Those were the words of ninety-seven year-old Charlie Munger, the vice-chairman of the investing giant Berkshire Hathaway, and the second-in-command to Warren Buffett.

Charlie Munger cgtn.com

Charlie Munger cgtn.com

Understandably, Munger and Buffett have amassed huge fortunes by investing in companies, by picking stocks. That they would have no need to buy cryptocurrencies is understandable. That they may not even clearly understand them is to be expected as well. But, “contrary to the interests of civilization?” Munger offers no clarification on what he means by that. And to the point that bitcoin is used by drug dealers and other criminals, yes it is. So is cash. In fact, in 2020 only an estimated 0.34% of all cryptocurrency transactions involved illicit activities. Also, criminal activities conducted through the traditional banking system amounted to 2-4% of global GDP, significantly more than with cryptocurrencies.

Another point Munger makes is that bitcoin is being used as a substitute for gold, and he doesn’t buy gold either, so why would he buy bitcoin? Fair enough, Berkshire is focused on companies that make profits and pay dividends. It really doesn’t, however, make this new digital technology “contrary to the interests of civilization.” Ouch.

“It’s probably rat poison squared.” – Warren Buffett, on Bitcoin.

Buffett, with Liz Claman youtube.com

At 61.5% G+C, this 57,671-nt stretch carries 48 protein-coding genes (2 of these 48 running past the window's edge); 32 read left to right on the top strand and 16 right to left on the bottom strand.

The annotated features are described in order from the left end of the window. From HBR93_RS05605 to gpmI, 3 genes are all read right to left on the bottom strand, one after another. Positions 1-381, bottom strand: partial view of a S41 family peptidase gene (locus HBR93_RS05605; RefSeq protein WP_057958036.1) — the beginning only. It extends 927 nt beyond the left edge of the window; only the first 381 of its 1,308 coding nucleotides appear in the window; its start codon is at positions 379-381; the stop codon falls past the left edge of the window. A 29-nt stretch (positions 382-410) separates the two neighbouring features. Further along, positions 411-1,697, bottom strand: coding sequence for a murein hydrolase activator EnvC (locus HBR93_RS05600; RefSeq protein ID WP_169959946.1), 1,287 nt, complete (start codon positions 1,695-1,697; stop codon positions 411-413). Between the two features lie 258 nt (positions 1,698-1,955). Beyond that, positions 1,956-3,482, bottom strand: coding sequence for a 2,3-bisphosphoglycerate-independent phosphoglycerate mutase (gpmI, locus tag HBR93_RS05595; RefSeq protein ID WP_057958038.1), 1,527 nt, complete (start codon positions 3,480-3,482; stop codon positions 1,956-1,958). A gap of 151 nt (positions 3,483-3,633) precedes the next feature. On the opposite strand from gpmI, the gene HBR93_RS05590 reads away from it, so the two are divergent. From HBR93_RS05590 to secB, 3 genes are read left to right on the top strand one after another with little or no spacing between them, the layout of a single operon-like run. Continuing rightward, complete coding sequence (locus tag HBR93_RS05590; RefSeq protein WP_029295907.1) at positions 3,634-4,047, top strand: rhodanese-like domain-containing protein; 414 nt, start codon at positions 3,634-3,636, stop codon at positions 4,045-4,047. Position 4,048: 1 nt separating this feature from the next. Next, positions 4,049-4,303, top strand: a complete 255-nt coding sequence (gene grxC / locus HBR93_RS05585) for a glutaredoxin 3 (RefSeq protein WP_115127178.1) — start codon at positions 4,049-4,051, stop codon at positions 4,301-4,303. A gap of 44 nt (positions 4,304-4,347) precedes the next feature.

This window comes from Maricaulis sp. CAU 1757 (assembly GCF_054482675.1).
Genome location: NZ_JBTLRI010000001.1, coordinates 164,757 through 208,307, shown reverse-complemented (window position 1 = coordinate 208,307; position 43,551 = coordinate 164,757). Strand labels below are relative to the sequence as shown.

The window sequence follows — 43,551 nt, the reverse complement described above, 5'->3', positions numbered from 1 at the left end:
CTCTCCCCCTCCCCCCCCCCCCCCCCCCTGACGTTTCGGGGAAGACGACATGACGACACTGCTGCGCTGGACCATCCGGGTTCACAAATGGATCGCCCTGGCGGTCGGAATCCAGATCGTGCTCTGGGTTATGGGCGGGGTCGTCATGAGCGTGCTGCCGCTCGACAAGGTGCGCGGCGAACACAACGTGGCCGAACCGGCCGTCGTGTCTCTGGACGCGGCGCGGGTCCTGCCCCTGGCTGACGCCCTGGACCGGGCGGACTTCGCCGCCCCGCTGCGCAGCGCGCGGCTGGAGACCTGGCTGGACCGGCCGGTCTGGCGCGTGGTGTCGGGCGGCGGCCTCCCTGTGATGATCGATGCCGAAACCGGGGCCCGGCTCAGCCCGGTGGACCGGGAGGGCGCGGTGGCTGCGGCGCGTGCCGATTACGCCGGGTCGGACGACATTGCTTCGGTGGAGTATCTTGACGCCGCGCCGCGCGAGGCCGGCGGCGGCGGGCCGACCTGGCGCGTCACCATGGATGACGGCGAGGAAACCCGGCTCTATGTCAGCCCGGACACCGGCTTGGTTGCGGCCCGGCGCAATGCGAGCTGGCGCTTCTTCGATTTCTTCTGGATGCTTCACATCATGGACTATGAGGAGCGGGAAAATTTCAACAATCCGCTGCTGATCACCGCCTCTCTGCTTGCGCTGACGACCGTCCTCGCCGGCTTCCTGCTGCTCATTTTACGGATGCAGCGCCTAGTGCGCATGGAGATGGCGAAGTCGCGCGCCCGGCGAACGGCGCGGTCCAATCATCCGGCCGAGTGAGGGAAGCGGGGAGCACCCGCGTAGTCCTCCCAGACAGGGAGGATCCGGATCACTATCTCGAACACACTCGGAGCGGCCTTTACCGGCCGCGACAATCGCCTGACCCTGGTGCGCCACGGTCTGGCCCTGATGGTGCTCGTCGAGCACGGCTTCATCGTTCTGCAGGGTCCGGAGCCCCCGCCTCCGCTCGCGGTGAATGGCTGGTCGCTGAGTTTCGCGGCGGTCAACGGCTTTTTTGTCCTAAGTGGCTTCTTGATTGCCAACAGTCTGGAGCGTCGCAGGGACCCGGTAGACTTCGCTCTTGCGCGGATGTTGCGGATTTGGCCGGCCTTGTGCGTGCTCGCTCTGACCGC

Buffett, with Liz Claman youtube.com

That was Buffett’s response to Fox Business host Liz Claman when asked about bitcoin. Buffett’s sidekick Munger had previously referred to bitcoin as “rat poison.” Buffett’s opposition to bitcoin can probably be summed up in three points. First, he says that bitcoin has no unique value on its own. (Sounds like paper money, right?) He feels the only value in bitcoin is the hope that someone will be willing to pay you more for it in the future. (Sounds like stocks, a little bit.)

Next, the “Oracle of Omaha” feels that bitcoin has none of the properties of money and is not a store of value. As with any new technology, Bitcoin is gradually gaining traction, both as a means of exchange and is already accepted by thousands of merchants around the world. In addition, it is fast replacing Western Union as the fastest and cheapest money transmitter out there. As for a store of value, bitcoin has appreciated an average of 200% per year for 12 years. That’s quite a store of value, albeit with quite a bit of volatility. So, admittedly, it’s not for everyone.

Third, Buffett probably doesn’t fully understand bitcoin. To his credit, he doesn’t invest in things he doesn’t understand. He is focused on stocks and buying great companies and as such surely hasn’t gone down the Bitcoin rabbit hole like many of us have. That’s fine, he’s undoubtedly one of the greatest investors the world has ever known; his track record speaks for itself. “I don’t own any cryptocurrency and I never will,” Buffett has said.

Paul Krugman

Paul Krugman is a Nobel prize-winning economist and just happens to be the author of a 2013 op-ed in the New York Times entitled “Bitcoin is Evil.” He’s been taking shots at Bitcoin ever since.